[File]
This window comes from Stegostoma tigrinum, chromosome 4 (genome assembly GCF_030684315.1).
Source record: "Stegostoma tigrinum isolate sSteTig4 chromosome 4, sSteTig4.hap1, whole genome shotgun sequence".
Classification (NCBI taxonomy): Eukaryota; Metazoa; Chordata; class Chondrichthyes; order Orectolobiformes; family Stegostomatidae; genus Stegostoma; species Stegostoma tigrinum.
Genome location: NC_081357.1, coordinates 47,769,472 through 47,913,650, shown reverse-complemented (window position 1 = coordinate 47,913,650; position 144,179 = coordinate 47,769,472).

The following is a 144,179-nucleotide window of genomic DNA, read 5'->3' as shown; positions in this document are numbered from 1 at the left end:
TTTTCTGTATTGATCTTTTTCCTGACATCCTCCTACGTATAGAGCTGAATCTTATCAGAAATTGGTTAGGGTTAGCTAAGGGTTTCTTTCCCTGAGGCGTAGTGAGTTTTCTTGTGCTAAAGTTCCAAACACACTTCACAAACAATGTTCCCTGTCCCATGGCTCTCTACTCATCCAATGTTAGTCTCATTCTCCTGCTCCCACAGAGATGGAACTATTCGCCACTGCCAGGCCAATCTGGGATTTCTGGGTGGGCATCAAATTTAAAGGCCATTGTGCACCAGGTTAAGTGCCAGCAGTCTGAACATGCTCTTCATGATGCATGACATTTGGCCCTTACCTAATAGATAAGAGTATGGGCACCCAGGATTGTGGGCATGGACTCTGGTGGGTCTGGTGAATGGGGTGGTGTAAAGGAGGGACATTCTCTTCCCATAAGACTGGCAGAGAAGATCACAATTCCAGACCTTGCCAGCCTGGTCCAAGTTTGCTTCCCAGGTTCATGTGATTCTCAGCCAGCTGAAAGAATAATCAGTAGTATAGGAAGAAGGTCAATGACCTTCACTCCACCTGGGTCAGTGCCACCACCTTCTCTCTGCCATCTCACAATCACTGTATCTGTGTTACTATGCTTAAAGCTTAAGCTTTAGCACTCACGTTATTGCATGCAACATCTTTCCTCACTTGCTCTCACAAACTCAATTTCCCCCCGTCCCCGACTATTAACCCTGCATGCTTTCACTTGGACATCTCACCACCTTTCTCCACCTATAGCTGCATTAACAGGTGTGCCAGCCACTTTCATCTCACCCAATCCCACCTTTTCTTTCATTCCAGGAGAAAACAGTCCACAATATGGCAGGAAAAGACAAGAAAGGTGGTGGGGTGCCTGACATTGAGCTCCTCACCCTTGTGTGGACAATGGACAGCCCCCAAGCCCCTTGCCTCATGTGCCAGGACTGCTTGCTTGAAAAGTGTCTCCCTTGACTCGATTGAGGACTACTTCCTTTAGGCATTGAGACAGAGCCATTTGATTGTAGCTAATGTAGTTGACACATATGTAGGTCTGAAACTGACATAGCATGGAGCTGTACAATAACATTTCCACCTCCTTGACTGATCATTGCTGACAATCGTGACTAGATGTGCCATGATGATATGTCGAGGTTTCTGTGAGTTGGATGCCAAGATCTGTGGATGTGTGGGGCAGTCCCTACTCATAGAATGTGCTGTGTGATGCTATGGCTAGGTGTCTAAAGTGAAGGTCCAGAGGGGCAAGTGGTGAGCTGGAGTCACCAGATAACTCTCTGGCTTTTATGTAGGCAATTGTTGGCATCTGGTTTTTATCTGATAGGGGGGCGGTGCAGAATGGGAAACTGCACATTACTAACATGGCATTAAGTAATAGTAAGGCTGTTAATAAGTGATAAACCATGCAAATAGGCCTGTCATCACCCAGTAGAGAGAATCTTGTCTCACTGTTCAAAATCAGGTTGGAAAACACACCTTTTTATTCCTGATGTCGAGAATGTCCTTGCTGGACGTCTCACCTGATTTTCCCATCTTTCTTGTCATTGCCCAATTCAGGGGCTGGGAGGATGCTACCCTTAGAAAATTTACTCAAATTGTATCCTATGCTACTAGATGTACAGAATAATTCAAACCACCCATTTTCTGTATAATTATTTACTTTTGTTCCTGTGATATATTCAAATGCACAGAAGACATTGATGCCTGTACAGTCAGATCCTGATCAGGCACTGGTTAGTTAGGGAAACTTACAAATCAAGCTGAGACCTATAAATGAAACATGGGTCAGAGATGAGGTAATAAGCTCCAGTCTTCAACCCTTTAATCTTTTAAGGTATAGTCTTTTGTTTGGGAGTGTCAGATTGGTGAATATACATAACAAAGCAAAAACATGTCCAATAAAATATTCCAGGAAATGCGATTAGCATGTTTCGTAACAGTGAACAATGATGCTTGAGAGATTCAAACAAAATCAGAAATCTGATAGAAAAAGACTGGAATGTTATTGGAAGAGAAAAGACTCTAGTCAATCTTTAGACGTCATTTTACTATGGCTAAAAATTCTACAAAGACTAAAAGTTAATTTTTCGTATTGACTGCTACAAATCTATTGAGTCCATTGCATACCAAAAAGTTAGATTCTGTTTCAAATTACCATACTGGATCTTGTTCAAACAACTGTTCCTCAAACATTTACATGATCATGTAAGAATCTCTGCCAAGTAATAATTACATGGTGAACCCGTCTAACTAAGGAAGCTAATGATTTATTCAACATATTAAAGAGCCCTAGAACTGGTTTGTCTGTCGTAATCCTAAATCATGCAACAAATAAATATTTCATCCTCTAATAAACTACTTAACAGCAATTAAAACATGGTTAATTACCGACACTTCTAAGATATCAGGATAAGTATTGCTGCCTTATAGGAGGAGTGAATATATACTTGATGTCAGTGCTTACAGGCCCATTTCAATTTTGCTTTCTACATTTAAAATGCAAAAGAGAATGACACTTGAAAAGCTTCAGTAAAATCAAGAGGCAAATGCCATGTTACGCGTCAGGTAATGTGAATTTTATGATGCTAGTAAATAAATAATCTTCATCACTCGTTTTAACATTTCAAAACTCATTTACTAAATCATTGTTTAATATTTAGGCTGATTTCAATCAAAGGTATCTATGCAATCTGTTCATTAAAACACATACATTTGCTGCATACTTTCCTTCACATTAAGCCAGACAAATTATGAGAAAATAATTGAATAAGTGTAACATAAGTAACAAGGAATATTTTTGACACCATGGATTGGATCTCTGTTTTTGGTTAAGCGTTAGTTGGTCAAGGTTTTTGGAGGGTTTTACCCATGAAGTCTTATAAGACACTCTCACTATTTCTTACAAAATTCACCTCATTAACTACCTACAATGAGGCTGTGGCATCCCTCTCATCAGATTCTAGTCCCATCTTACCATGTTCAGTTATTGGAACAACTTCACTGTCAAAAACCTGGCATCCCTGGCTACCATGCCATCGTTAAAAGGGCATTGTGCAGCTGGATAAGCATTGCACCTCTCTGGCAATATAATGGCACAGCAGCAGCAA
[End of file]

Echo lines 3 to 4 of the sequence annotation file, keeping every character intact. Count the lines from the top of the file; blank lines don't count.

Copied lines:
Classification (NCBI taxonomy): Eukaryota; Metazoa; Chordata; class Chondrichthyes; order Orectolobiformes; family Stegostomatidae; genus Stegostoma; species Stegostoma tigrinum.
Genome location: NC_081357.1, coordinates 47,769,472 through 47,913,650, shown reverse-complemented (window position 1 = coordinate 47,913,650; position 144,179 = coordinate 47,769,472).